Students, faculty, and workers will return to Duke’s campus this month for the first time since the COVID-19 pandemic forced the university’s closure in March. Over the past five months, the novel coronavirus has killed 170,000 people in the United States and infected more than five million, and tens of millions of workers have lost their jobs and their health insurance. Moreover, the pandemic has compounded the systemic oppression of Black Americans and people of color, who are disproportionately harmed by the inadequacies of American healthcare, housing, and labor.
With 42% of all U.S. coronavirus cases recorded in the last month alone, the virus shows little sign of stopping. North Carolina recorded its three deadliest days within the past couple weeks, and cases have flared up in hot spots in the South and West. Moreover, as the cases and deaths continue in this gruesome “new phase” of the pandemic, the virus’s economic reverberations will ruin lives and devastate communities across the country. We can expect, for example, that 30 million workers will lose their enhanced unemployment benefits and as many as 23 million renters will be evicted by September.
Governments, corporations and other large institutions could have mitigated this cascading series of economic and public health crises if they had been at all willing to prioritize the safety of all over the profits of a few. Many of the country’s top health officials have asserted that, even now, it is not too late to shut down again and start over. If our largest, wealthiest, and most powerful institutions would invest their resources to provide us with basic economic security while we quarantine at home, we might have a better chance at success.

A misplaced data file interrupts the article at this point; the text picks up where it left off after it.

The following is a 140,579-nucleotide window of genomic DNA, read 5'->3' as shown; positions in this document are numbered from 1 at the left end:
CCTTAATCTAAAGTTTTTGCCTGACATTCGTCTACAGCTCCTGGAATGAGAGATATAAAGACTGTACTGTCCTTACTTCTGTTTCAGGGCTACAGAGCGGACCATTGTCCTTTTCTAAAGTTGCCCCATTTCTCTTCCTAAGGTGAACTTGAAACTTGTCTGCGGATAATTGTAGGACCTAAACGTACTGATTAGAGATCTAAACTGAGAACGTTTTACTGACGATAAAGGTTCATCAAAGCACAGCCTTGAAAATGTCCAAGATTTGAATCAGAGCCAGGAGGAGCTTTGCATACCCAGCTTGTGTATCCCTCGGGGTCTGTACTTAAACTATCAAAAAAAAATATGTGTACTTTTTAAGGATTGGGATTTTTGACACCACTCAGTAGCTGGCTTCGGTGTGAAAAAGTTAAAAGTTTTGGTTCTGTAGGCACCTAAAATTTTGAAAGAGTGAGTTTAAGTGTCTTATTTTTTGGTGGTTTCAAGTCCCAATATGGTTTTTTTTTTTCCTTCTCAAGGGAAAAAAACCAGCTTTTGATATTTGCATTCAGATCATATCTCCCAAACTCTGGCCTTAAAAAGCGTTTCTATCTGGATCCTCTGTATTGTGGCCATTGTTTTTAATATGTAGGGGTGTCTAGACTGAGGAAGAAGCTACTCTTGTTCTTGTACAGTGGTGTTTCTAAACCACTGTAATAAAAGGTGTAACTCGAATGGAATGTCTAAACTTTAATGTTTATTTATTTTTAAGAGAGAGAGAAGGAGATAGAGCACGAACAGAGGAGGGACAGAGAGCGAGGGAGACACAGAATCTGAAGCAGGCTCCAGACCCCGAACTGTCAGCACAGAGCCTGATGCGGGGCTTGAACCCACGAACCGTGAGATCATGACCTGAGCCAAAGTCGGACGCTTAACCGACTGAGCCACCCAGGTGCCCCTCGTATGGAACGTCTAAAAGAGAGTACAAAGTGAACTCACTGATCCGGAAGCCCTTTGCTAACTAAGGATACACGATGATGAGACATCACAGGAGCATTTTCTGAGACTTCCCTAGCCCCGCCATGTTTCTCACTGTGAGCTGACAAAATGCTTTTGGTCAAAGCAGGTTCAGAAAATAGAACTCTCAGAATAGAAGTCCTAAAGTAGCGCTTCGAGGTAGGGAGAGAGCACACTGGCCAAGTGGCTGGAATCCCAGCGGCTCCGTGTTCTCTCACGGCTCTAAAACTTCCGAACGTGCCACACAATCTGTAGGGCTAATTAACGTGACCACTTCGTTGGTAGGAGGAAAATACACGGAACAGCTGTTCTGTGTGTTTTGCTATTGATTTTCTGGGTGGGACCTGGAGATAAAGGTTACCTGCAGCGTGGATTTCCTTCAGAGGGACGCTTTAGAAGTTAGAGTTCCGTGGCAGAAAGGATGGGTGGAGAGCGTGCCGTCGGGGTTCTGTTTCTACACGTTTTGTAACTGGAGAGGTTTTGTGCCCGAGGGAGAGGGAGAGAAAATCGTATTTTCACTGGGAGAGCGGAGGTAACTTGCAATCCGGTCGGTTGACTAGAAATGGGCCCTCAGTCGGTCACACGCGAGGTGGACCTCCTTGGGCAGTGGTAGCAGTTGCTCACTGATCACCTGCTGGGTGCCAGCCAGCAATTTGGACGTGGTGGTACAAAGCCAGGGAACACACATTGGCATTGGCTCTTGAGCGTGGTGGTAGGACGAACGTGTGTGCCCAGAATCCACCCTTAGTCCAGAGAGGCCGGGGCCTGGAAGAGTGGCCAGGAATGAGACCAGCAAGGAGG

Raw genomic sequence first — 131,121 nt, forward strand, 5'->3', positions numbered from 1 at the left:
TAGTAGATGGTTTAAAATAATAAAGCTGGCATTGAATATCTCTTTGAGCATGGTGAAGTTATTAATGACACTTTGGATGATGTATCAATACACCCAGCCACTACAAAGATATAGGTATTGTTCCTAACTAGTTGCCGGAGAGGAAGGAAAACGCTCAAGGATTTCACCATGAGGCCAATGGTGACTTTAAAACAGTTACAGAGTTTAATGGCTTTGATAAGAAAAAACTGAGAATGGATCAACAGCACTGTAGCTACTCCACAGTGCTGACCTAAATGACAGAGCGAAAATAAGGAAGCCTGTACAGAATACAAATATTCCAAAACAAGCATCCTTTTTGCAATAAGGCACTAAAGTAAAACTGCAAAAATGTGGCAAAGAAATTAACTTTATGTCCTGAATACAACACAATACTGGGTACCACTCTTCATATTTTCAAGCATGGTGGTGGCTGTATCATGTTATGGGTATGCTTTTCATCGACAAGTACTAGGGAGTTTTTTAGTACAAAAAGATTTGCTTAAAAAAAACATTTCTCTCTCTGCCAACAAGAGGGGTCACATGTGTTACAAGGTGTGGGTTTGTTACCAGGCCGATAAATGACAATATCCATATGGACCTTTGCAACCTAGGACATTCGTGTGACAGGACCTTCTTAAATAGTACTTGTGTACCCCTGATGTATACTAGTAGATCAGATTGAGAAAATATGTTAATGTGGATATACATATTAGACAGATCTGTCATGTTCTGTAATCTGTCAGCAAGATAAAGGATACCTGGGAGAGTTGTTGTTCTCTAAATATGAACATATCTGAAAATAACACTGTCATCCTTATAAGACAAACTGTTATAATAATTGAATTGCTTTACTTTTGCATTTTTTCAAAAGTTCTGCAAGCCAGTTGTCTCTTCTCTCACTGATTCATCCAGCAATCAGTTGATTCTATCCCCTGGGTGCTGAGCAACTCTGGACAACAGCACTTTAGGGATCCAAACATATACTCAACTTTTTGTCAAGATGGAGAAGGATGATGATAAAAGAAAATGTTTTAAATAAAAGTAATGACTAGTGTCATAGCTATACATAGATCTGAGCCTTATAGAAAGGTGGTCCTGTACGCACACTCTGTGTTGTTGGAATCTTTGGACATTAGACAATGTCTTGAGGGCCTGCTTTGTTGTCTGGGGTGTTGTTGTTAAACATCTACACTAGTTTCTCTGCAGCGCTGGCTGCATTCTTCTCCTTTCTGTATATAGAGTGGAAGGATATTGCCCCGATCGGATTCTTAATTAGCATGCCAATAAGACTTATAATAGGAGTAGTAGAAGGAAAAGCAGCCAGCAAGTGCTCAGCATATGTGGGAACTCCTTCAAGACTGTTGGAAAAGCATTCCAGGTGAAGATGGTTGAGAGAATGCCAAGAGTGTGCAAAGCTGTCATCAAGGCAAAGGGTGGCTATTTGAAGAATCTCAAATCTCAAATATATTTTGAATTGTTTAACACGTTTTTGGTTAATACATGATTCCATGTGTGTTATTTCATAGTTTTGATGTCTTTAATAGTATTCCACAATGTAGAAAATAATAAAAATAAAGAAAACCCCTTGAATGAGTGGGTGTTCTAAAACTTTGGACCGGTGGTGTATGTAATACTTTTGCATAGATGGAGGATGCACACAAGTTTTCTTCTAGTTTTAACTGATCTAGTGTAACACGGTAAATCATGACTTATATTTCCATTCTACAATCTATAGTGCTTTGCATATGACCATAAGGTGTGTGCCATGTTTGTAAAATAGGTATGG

However, as schools and businesses reopen, the chance of a serious, reasoned response to the COVID-19 pandemic within this country appears slimmer and slimmer. We have seen an astonishing abdication of responsibility from the very institutions which have the greatest power to curb the virus’s devastation. Instead, blame for the virus’s spread has instead fallen on the working people who have been prematurely pushed back to work in order to earn a living.
The Duke Compact, unveiled earlier this month, continues this trend by displacing the university’s responsibility as an institution onto the tens of thousands of individual students, faculty, and staff who live and work here. Of course, most of the responsibilities outlined there—handwashing, mask-wearing, social distancing—are familiar to us. We have, and will continue to, do everything we can to protect ourselves and those around us.
But the power of an individual pales in comparison to the power of an institution like Duke. Our best efforts at personal health and hygiene are limited by the foolhardy demands of our administrators and employers. We will gladly hold up our end of the deal, but Duke’s administration has given no indication of what it will do for us in return. In fact, many of my colleagues have been left to wonder if the Duke Compact does not absolve Duke University of their legal liability for what is to come.